Dickie is finally home at the Grove and adds his own voice to the saga. He mentions sister in law Maggie Agius with great affection. She would be missing her own four younger brothers, currently over in Canada and Malta (Arthur, George, Lennie & Frank Samut). This section concludes with an account of her last meeting with Dickie (in 1917), but first Dickie writes to headmaster Ramsay in July 1914:
I went to see a doctor, Mr Ware O.G. in London and he says my nose is getting on extraordinary well and all that it needs is a little rubbing and syringing, that there is no need for a splint or any machine at all. I have to see him again soon. I am glad I am here to pick up again with my sister-in-law [Maggie Agius].
My people do not advise me to go to camp with the other boys, as you suggested. I will write again and let you know any further developments.
I remain yours truly,
Maggie Agius & son Joseph (Dom Denis) – 1914
Sue McEvoy interviewed her mother Maggie Agius (then aged 92) in 1980, and she had this to say about her final, poignant meeting with Dickie:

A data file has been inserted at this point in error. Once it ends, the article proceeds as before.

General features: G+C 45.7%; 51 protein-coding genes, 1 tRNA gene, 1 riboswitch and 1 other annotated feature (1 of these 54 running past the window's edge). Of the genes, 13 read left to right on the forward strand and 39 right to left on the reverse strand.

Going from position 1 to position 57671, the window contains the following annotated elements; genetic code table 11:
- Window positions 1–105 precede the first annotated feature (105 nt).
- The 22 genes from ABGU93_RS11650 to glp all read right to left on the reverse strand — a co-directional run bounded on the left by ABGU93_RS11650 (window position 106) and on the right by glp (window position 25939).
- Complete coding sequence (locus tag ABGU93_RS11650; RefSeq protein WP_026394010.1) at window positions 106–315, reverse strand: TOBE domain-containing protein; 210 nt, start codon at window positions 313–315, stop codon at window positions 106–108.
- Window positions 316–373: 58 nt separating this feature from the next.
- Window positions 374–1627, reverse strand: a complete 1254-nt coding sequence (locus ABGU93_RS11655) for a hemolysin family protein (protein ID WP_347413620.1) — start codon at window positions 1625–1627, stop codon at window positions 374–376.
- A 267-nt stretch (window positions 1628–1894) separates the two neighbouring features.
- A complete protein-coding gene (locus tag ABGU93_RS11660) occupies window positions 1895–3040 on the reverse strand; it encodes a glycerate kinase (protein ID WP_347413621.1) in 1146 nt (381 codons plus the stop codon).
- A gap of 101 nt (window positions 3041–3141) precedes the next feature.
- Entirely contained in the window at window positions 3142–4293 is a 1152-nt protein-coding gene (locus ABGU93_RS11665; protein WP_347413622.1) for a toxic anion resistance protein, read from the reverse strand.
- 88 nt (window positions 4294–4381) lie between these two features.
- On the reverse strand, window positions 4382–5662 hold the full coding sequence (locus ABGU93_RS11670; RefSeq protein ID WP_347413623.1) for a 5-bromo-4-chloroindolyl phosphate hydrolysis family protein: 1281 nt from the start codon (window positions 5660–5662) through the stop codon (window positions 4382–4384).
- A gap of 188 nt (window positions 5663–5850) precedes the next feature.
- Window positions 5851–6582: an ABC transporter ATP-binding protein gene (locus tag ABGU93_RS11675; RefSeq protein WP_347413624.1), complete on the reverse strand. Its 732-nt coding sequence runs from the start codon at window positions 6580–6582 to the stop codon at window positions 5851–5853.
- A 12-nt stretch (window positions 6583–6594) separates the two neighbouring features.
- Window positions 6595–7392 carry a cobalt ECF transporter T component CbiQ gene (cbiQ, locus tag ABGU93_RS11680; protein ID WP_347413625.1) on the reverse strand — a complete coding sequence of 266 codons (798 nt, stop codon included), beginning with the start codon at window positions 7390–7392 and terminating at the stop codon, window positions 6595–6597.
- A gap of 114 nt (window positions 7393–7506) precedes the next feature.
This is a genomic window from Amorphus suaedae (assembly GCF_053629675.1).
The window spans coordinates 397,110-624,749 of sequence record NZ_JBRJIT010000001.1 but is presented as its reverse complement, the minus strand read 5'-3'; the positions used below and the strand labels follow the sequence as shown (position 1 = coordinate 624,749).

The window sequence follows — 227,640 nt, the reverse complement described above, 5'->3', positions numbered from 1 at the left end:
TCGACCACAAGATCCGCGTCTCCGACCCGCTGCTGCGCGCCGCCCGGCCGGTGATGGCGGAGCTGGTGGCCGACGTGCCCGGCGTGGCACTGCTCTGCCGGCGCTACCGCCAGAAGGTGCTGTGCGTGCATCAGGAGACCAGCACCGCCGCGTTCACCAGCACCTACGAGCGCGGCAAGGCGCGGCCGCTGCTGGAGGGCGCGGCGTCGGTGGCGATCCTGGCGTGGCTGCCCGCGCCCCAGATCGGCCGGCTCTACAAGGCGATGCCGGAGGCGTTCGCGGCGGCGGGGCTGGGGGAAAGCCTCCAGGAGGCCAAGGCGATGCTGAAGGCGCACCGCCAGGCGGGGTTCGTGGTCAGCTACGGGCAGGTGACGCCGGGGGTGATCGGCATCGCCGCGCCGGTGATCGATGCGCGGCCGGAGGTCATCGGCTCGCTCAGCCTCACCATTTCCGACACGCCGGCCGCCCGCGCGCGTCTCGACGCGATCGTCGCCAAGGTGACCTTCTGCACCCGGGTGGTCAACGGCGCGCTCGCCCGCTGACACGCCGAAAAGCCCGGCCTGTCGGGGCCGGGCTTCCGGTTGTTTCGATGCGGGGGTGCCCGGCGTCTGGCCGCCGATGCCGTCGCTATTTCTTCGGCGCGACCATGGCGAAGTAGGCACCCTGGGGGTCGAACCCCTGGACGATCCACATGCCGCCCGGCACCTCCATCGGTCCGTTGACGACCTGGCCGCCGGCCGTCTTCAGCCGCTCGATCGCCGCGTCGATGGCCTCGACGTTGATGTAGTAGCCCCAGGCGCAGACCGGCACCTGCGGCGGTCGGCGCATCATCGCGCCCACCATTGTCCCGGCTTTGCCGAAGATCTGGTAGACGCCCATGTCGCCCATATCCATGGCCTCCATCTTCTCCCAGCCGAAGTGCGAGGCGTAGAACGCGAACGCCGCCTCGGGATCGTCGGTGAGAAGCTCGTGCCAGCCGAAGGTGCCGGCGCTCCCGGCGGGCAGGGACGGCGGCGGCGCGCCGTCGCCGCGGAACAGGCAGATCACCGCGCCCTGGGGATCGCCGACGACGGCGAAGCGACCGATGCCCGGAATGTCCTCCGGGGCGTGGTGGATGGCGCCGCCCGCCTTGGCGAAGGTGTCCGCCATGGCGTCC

SM: Did you know him well [Dickie] – what was he like?
MA: Oh, he used to wait hand and foot on me. He used to take all my luggage, pay the Porter. I never had a care. We got a bus from Victoria and he used to take complete charge of the luggage … big trunks and big hampers … blankets and sheets and … we used to go for three months.
SM: I see, when you were going away? Who was he like? Who was he like? Was he ..
MA: Very tall, very smart. He was going to be a priest.
SM: Didn’t he give you a record … remember you had a record of somebody singing, that you used to play.
MA: When he came to say goodbye, Marie [Agius, b.1916] had measles – so I spoke to him from the banisters and I said goodbye, “oh” he said “oh, I’ll never come back”.
SM: Why did he think that?
MA: [No answer]
Source: Ramsay/ Agius family Transcripts 2017
(Note – Joseph and Maggie Agius lived at 22 Downside Crescent a short way from 3 Belsize Grove. It is believed that Downside Crescent , built in the 1890s, was designed by Edward Joseph Hansom, old boy of Downside School).